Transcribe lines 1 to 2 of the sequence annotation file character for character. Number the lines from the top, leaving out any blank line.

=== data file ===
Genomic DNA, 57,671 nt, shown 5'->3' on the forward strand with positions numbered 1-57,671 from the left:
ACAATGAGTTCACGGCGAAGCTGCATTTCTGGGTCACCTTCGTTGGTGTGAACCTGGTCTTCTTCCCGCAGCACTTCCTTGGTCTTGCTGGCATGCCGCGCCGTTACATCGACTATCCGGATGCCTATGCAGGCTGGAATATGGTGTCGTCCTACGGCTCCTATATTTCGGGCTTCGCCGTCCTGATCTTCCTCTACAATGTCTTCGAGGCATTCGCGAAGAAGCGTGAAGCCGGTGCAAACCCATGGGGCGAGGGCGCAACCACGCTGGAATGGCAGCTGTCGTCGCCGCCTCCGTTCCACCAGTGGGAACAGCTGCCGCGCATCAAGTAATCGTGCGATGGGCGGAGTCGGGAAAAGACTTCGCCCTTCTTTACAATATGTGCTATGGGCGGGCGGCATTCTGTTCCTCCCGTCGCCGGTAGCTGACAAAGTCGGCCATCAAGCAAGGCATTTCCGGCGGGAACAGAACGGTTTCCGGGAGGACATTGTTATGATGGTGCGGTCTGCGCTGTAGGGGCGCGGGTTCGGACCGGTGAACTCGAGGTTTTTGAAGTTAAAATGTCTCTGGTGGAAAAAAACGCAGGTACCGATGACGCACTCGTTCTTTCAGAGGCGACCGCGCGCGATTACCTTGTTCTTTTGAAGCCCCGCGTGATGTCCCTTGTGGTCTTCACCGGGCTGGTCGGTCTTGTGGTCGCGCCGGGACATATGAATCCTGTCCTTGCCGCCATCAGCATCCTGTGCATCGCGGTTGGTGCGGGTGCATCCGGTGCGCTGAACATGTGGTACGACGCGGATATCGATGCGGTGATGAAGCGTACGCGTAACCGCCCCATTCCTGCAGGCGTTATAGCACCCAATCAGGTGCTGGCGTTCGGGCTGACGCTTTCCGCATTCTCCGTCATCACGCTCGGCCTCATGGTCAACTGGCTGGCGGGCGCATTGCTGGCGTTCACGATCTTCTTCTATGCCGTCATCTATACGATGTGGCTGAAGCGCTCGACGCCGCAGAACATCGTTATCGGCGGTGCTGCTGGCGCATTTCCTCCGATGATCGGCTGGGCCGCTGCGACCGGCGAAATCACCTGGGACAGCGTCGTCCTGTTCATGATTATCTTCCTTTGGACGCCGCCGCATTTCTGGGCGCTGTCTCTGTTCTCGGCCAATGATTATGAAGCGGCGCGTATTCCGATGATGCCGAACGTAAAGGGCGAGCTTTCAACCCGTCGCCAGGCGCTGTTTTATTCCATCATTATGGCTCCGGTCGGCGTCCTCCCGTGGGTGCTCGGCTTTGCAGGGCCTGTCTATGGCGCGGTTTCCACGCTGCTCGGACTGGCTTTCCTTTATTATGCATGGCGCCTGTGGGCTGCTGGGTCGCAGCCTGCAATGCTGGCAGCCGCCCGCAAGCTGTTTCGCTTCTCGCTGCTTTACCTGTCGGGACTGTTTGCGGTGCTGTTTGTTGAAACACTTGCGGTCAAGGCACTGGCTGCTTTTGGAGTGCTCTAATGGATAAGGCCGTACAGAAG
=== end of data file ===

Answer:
Genomic DNA, 57,671 nt, shown 5'->3' on the forward strand with positions numbered 1-57,671 from the left:
ACAATGAGTTCACGGCGAAGCTGCATTTCTGGGTCACCTTCGTTGGTGTGAACCTGGTCTTCTTCCCGCAGCACTTCCTTGGTCTTGCTGGCATGCCGCGCCGTTACATCGACTATCCGGATGCCTATGCAGGCTGGAATATGGTGTCGTCCTACGGCTCCTATATTTCGGGCTTCGCCGTCCTGATCTTCCTCTACAATGTCTTCGAGGCATTCGCGAAGAAGCGTGAAGCCGGTGCAAACCCATGGGGCGAGGGCGCAACCACGCTGGAATGGCAGCTGTCGTCGCCGCCTCCGTTCCACCAGTGGGAACAGCTGCCGCGCATCAAGTAATCGTGCGATGGGCGGAGTCGGGAAAAGACTTCGCCCTTCTTTACAATATGTGCTATGGGCGGGCGGCATTCTGTTCCTCCCGTCGCCGGTAGCTGACAAAGTCGGCCATCAAGCAAGGCATTTCCGGCGGGAACAGAACGGTTTCCGGGAGGACATTGTTATGATGGTGCGGTCTGCGCTGTAGGGGCGCGGGTTCGGACCGGTGAACTCGAGGTTTTTGAAGTTAAAATGTCTCTGGTGGAAAAAAACGCAGGTACCGATGACGCACTCGTTCTTTCAGAGGCGACCGCGCGCGATTACCTTGTTCTTTTGAAGCCCCGCGTGATGTCCCTTGTGGTCTTCACCGGGCTGGTCGGTCTTGTGGTCGCGCCGGGACATATGAATCCTGTCCTTGCCGCCATCAGCATCCTGTGCATCGCGGTTGGTGCGGGTGCATCCGGTGCGCTGAACATGTGGTACGACGCGGATATCGATGCGGTGATGAAGCGTACGCGTAACCGCCCCATTCCTGCAGGCGTTATAGCACCCAATCAGGTGCTGGCGTTCGGGCTGACGCTTTCCGCATTCTCCGTCATCACGCTCGGCCTCATGGTCAACTGGCTGGCGGGCGCATTGCTGGCGTTCACGATCTTCTTCTATGCCGTCATCTATACGATGTGGCTGAAGCGCTCGACGCCGCAGAACATCGTTATCGGCGGTGCTGCTGGCGCATTTCCTCCGATGATCGGCTGGGCCGCTGCGACCGGCGAAATCACCTGGGACAGCGTCGTCCTGTTCATGATTATCTTCCTTTGGACGCCGCCGCATTTCTGGGCGCTGTCTCTGTTCTCGGCCAATGATTATGAAGCGGCGCGTATTCCGATGATGCCGAACGTAAAGGGCGAGCTTTCAACCCGTCGCCAGGCGCTGTTTTATTCCATCATTATGGCTCCGGTCGGCGTCCTCCCGTGGGTGCTCGGCTTTGCAGGGCCTGTCTATGGCGCGGTTTCCACGCTGCTCGGACTGGCTTTCCTTTATTATGCATGGCGCCTGTGGGCTGCTGGGTCGCAGCCTGCAATGCTGGCAGCCGCCCGCAAGCTGTTTCGCTTCTCGCTGCTTTACCTGTCGGGACTGTTTGCGGTGCTGTTTGTTGAAACACTTGCGGTCAAGGCACTGGCTGCTTTTGGAGTGCTCTAATGGATAAGGCCGTACAGAAG